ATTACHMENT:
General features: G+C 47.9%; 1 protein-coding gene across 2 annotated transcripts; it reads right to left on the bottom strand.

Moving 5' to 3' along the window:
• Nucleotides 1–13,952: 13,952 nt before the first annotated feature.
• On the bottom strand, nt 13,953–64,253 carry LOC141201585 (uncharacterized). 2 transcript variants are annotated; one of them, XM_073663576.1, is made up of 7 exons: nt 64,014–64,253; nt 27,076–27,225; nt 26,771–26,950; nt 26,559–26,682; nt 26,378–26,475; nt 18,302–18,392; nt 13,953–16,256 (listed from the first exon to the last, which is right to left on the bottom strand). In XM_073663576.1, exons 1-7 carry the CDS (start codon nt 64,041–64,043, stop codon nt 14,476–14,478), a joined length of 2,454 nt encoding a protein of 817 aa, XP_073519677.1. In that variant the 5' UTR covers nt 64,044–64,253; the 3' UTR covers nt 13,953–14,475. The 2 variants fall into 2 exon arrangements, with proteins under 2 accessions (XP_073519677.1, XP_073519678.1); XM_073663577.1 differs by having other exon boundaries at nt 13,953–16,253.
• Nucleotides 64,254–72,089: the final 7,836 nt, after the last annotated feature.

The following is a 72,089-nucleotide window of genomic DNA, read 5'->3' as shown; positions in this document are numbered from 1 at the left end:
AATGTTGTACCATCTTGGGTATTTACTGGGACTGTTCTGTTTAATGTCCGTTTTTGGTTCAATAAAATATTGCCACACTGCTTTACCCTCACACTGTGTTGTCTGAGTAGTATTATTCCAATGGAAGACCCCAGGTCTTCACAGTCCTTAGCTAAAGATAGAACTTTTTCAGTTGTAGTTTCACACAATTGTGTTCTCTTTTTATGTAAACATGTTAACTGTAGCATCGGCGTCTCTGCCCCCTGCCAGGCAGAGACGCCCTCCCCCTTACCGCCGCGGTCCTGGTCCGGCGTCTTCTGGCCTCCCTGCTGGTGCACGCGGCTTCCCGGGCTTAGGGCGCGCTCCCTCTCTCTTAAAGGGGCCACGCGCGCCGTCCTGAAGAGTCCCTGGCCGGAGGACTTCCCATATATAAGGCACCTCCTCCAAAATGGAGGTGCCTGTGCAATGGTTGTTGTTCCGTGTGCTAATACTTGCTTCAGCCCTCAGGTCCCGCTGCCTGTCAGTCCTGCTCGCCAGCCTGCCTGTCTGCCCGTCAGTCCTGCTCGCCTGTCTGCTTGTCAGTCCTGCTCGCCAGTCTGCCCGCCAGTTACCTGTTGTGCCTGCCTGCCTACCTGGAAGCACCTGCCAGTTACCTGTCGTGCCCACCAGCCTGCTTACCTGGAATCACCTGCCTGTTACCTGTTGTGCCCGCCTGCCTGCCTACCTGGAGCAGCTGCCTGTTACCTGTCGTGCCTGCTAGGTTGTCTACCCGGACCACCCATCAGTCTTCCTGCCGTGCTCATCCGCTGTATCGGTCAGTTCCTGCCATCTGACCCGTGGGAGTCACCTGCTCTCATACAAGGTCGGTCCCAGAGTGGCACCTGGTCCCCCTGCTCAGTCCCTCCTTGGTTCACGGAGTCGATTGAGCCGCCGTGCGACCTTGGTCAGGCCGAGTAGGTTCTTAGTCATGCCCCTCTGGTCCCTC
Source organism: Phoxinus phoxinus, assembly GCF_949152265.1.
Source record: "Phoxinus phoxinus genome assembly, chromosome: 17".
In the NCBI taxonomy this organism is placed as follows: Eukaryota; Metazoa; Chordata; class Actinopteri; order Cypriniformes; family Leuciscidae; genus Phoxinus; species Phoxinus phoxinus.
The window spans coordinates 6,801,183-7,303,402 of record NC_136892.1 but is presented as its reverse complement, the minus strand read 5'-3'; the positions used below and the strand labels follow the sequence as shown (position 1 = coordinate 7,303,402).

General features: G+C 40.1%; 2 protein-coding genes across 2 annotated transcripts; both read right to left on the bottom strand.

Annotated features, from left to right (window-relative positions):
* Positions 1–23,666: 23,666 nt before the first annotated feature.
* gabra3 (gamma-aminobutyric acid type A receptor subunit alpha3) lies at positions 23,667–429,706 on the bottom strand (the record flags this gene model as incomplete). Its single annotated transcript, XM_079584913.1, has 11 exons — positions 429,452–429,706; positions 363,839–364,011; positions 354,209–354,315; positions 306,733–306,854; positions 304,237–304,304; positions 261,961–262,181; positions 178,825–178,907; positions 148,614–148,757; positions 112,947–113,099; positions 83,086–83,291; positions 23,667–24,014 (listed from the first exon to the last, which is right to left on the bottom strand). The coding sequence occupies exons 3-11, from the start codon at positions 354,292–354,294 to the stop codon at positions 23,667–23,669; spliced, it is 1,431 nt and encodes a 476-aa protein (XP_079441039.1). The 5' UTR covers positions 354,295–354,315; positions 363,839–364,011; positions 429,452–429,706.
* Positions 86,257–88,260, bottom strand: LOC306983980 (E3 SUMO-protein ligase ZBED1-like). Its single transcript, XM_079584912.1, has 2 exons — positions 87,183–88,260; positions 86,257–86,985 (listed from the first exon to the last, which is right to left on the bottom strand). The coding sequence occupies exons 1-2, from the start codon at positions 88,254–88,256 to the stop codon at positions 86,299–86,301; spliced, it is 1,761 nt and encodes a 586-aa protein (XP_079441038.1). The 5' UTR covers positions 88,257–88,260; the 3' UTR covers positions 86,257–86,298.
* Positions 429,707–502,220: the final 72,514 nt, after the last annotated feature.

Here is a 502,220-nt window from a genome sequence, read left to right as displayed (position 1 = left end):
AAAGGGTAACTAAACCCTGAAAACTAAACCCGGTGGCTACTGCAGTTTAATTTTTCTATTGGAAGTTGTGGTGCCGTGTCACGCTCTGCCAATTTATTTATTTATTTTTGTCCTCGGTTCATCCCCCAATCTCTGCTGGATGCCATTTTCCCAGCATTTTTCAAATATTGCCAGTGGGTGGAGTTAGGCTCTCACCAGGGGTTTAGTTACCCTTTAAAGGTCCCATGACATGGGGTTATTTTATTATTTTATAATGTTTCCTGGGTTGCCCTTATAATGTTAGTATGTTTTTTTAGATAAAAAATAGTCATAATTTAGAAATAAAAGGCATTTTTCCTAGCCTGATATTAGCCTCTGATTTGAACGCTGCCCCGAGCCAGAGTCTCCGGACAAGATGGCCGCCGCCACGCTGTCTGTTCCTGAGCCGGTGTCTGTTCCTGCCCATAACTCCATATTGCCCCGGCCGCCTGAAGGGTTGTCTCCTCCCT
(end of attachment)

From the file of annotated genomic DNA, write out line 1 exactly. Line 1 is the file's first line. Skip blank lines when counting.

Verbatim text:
General features: G+C 47.9%; 1 protein-coding gene across 2 annotated transcripts; it reads right to left on the bottom strand.